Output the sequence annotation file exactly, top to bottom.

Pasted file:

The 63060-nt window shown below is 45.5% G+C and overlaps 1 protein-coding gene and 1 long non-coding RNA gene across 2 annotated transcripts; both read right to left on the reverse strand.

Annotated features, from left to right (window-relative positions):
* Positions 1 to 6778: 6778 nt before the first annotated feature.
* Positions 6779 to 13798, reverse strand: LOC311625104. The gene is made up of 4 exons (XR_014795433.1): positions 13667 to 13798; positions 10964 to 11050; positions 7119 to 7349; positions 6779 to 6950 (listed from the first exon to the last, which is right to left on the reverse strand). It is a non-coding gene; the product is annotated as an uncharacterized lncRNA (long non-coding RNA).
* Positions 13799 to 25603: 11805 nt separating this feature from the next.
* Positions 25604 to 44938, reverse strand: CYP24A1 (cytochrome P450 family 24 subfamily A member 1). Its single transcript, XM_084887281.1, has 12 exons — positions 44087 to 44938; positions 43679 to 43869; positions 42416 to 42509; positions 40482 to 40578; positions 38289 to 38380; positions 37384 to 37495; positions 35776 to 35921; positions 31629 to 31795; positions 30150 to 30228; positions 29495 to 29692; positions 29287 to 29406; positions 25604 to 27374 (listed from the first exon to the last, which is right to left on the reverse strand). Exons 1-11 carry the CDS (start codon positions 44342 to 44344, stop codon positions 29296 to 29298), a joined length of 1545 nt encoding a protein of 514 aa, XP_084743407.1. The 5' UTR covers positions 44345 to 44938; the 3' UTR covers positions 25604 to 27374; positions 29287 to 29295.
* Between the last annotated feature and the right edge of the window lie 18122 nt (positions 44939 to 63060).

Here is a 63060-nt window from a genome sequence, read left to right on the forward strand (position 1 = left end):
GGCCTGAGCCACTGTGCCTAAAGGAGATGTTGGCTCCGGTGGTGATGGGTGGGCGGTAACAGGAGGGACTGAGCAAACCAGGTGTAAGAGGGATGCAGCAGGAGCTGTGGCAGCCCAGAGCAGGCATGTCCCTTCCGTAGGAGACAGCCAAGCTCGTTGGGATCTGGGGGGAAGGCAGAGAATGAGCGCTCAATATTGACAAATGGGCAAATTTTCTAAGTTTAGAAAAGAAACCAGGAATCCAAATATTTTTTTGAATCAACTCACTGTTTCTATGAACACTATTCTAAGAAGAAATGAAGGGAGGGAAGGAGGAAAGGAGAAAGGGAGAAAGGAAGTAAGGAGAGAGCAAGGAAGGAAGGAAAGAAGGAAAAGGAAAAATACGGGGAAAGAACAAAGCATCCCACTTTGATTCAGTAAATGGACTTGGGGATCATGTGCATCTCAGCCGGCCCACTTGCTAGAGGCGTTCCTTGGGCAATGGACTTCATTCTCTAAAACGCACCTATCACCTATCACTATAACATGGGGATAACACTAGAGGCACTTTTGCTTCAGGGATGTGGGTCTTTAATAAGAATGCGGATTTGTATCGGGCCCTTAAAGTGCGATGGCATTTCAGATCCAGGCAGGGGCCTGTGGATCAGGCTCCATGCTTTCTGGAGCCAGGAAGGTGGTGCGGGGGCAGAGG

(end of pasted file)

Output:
The 63060-nt window shown below is 45.5% G+C and overlaps 1 protein-coding gene and 1 long non-coding RNA gene across 2 annotated transcripts; both read right to left on the reverse strand.

Annotated features, from left to right (window-relative positions):
* Positions 1 to 6778: 6778 nt before the first annotated feature.
* Positions 6779 to 13798, reverse strand: LOC311625104. The gene is made up of 4 exons (XR_014795433.1): positions 13667 to 13798; positions 10964 to 11050; positions 7119 to 7349; positions 6779 to 6950 (listed from the first exon to the last, which is right to left on the reverse strand). It is a non-coding gene; the product is annotated as an uncharacterized lncRNA (long non-coding RNA).
* Positions 13799 to 25603: 11805 nt separating this feature from the next.
* Positions 25604 to 44938, reverse strand: CYP24A1 (cytochrome P450 family 24 subfamily A member 1). Its single transcript, XM_084887281.1, has 12 exons — positions 44087 to 44938; positions 43679 to 43869; positions 42416 to 42509; positions 40482 to 40578; positions 38289 to 38380; positions 37384 to 37495; positions 35776 to 35921; positions 31629 to 31795; positions 30150 to 30228; positions 29495 to 29692; positions 29287 to 29406; positions 25604 to 27374 (listed from the first exon to the last, which is right to left on the reverse strand). Exons 1-11 carry the CDS (start codon positions 44342 to 44344, stop codon positions 29296 to 29298), a joined length of 1545 nt encoding a protein of 514 aa, XP_084743407.1. The 5' UTR covers positions 44345 to 44938; the 3' UTR covers positions 25604 to 27374; positions 29287 to 29295.
* Between the last annotated feature and the right edge of the window lie 18122 nt (positions 44939 to 63060).

Here is a 63060-nt window from a genome sequence, read left to right on the forward strand (position 1 = left end):
GGCCTGAGCCACTGTGCCTAAAGGAGATGTTGGCTCCGGTGGTGATGGGTGGGCGGTAACAGGAGGGACTGAGCAAACCAGGTGTAAGAGGGATGCAGCAGGAGCTGTGGCAGCCCAGAGCAGGCATGTCCCTTCCGTAGGAGACAGCCAAGCTCGTTGGGATCTGGGGGGAAGGCAGAGAATGAGCGCTCAATATTGACAAATGGGCAAATTTTCTAAGTTTAGAAAAGAAACCAGGAATCCAAATATTTTTTTGAATCAACTCACTGTTTCTATGAACACTATTCTAAGAAGAAATGAAGGGAGGGAAGGAGGAAAGGAGAAAGGGAGAAAGGAAGTAAGGAGAGAGCAAGGAAGGAAGGAAAGAAGGAAAAGGAAAAATACGGGGAAAGAACAAAGCATCCCACTTTGATTCAGTAAATGGACTTGGGGATCATGTGCATCTCAGCCGGCCCACTTGCTAGAGGCGTTCCTTGGGCAATGGACTTCATTCTCTAAAACGCACCTATCACCTATCACTATAACATGGGGATAACACTAGAGGCACTTTTGCTTCAGGGATGTGGGTCTTTAATAAGAATGCGGATTTGTATCGGGCCCTTAAAGTGCGATGGCATTTCAGATCCAGGCAGGGGCCTGTGGATCAGGCTCCATGCTTTCTGGAGCCAGGAAGGTGGTGCGGGGGCAGAGG